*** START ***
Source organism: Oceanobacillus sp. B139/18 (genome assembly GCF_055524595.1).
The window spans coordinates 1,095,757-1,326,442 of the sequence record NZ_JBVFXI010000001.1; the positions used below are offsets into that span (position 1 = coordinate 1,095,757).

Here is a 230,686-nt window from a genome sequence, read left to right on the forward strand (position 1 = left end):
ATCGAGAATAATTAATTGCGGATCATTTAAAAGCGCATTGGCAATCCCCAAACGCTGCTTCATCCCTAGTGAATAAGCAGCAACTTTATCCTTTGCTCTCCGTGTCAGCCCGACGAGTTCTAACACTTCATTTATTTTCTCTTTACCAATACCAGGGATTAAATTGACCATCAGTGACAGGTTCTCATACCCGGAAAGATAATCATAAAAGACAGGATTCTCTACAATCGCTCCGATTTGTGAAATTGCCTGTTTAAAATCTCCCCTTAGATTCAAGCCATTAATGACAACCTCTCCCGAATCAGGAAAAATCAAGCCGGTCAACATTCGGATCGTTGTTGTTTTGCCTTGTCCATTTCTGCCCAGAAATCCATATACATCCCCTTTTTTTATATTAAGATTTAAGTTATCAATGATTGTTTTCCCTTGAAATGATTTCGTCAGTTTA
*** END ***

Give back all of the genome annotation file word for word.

Source organism: Oceanobacillus sp. B139/18 (genome assembly GCF_055524595.1).
The window spans coordinates 1,095,757-1,326,442 of the sequence record NZ_JBVFXI010000001.1; the positions used below are offsets into that span (position 1 = coordinate 1,095,757).

Here is a 230,686-nt window from a genome sequence, read left to right on the forward strand (position 1 = left end):
ATCGAGAATAATTAATTGCGGATCATTTAAAAGCGCATTGGCAATCCCCAAACGCTGCTTCATCCCTAGTGAATAAGCAGCAACTTTATCCTTTGCTCTCCGTGTCAGCCCGACGAGTTCTAACACTTCATTTATTTTCTCTTTACCAATACCAGGGATTAAATTGACCATCAGTGACAGGTTCTCATACCCGGAAAGATAATCATAAAAGACAGGATTCTCTACAATCGCTCCGATTTGTGAAATTGCCTGTTTAAAATCTCCCCTTAGATTCAAGCCATTAATGACAACCTCTCCCGAATCAGGAAAAATCAAGCCGGTCAACATTCGGATCGTTGTTGTTTTGCCTTGTCCATTTCTGCCCAGAAATCCATATACATCCCCTTTTTTTATATTAAGATTTAAGTTATCAATGATTGTTTTCCCTTGAAATGATTTCGTCAGTTTA